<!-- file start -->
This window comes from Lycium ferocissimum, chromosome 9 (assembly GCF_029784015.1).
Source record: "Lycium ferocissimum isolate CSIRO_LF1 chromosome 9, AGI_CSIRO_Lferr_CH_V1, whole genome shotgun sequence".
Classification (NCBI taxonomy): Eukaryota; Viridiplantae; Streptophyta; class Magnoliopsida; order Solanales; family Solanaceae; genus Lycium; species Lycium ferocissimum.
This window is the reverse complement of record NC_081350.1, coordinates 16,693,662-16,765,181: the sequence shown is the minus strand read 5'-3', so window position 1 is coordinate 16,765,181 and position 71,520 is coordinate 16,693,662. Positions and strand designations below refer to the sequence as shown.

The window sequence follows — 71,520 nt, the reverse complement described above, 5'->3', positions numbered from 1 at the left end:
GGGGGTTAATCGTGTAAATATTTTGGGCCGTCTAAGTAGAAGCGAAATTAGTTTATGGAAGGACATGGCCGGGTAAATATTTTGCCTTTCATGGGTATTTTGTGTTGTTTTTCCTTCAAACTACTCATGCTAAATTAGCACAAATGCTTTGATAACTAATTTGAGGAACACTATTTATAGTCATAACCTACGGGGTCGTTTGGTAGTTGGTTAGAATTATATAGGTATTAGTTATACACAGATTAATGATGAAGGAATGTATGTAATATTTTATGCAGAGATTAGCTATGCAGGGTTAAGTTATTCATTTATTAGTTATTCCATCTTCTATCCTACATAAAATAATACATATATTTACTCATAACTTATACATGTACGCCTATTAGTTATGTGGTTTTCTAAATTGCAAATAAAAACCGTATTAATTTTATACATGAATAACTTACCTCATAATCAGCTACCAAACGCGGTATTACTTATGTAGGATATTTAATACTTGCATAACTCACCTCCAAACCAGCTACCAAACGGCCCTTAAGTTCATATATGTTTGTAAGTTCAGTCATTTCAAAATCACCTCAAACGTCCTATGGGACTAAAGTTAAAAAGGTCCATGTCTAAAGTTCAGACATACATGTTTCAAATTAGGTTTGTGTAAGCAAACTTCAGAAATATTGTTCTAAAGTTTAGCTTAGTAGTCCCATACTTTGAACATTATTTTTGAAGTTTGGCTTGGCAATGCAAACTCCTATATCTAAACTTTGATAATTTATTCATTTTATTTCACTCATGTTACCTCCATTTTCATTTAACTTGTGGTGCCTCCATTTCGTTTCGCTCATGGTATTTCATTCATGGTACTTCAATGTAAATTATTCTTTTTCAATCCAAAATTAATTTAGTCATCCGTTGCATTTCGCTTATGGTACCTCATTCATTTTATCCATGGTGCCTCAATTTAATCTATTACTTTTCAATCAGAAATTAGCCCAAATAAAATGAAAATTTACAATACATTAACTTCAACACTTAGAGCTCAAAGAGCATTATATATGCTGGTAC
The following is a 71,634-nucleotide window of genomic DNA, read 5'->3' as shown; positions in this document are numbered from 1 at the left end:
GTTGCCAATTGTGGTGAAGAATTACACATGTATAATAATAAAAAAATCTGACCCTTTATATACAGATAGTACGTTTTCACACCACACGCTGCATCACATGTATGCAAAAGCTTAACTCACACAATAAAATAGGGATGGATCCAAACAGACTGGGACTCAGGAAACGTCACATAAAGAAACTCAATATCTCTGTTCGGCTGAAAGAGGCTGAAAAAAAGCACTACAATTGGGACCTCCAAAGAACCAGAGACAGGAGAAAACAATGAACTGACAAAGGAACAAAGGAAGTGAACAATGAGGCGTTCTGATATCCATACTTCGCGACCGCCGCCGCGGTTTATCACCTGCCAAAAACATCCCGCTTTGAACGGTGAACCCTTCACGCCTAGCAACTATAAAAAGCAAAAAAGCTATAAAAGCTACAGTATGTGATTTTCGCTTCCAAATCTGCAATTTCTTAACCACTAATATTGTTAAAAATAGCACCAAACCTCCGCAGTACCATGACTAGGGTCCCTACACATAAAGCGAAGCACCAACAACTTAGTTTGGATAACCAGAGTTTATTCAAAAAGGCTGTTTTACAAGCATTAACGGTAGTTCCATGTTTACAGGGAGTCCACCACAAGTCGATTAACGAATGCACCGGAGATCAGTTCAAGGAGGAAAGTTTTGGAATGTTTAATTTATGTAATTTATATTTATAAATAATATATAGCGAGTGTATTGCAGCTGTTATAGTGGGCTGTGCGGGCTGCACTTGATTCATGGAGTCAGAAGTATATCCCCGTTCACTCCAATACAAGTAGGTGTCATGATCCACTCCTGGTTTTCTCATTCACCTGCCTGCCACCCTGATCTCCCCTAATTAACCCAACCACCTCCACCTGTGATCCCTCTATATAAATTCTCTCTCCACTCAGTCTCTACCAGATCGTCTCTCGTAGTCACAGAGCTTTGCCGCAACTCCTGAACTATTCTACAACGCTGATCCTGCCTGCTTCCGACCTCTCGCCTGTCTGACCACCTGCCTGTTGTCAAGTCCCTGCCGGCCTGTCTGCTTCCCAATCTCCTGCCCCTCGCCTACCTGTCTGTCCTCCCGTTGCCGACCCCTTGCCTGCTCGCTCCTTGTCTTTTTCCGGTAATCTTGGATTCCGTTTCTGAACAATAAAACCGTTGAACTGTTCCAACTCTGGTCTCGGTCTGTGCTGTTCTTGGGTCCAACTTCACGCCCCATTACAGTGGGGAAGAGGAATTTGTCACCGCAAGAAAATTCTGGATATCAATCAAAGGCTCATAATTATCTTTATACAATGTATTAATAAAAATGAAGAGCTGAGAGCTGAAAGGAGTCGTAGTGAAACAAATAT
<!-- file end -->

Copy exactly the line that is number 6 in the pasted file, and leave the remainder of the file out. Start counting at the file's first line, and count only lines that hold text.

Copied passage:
GGGGGTTAATCGTGTAAATATTTTGGGCCGTCTAAGTAGAAGCGAAATTAGTTTATGGAAGGACATGGCCGGGTAAATATTTTGCCTTTCATGGGTATTTTGTGTTGTTTTTCCTTCAAACTACTCATGCTAAATTAGCACAAATGCTTTGATAACTAATTTGAGGAACACTATTTATAGTCATAACCTACGGGGTCGTTTGGTAGTTGGTTAGAATTATATAGGTATTAGTTATACACAGATTAATGATGAAGGAATGTATGTAATATTTTATGCAGAGATTAGCTATGCAGGGTTAAGTTATTCATTTATTAGTTATTCCATCTTCTATCCTACATAAAATAATACATATATTTACTCATAACTTATACATGTACGCCTATTAGTTATGTGGTTTTCTAAATTGCAAATAAAAACCGTATTAATTTTATACATGAATAACTTACCTCATAATCAGCTACCAAACGCGGTATTACTTATGTAGGATATTTAATACTTGCATAACTCACCTCCAAACCAGCTACCAAACGGCCCTTAAGTTCATATATGTTTGTAAGTTCAGTCATTTCAAAATCACCTCAAACGTCCTATGGGACTAAAGTTAAAAAGGTCCATGTCTAAAGTTCAGACATACATGTTTCAAATTAGGTTTGTGTAAGCAAACTTCAGAAATATTGTTCTAAAGTTTAGCTTAGTAGTCCCATACTTTGAACATTATTTTTGAAGTTTGGCTTGGCAATGCAAACTCCTATATCTAAACTTTGATAATTTATTCATTTTATTTCACTCATGTTACCTCCATTTTCATTTAACTTGTGGTGCCTCCATTTCGTTTCGCTCATGGTATTTCATTCATGGTACTTCAATGTAAATTATTCTTTTTCAATCCAAAATTAATTTAGTCATCCGTTGCATTTCGCTTATGGTACCTCATTCATTTTATCCATGGTGCCTCAATTTAATCTATTACTTTTCAATCAGAAATTAGCCCAAATAAAATGAAAATTTACAATACATTAACTTCAACACTTAGAGCTCAAAGAGCATTATATATGCTGGTAC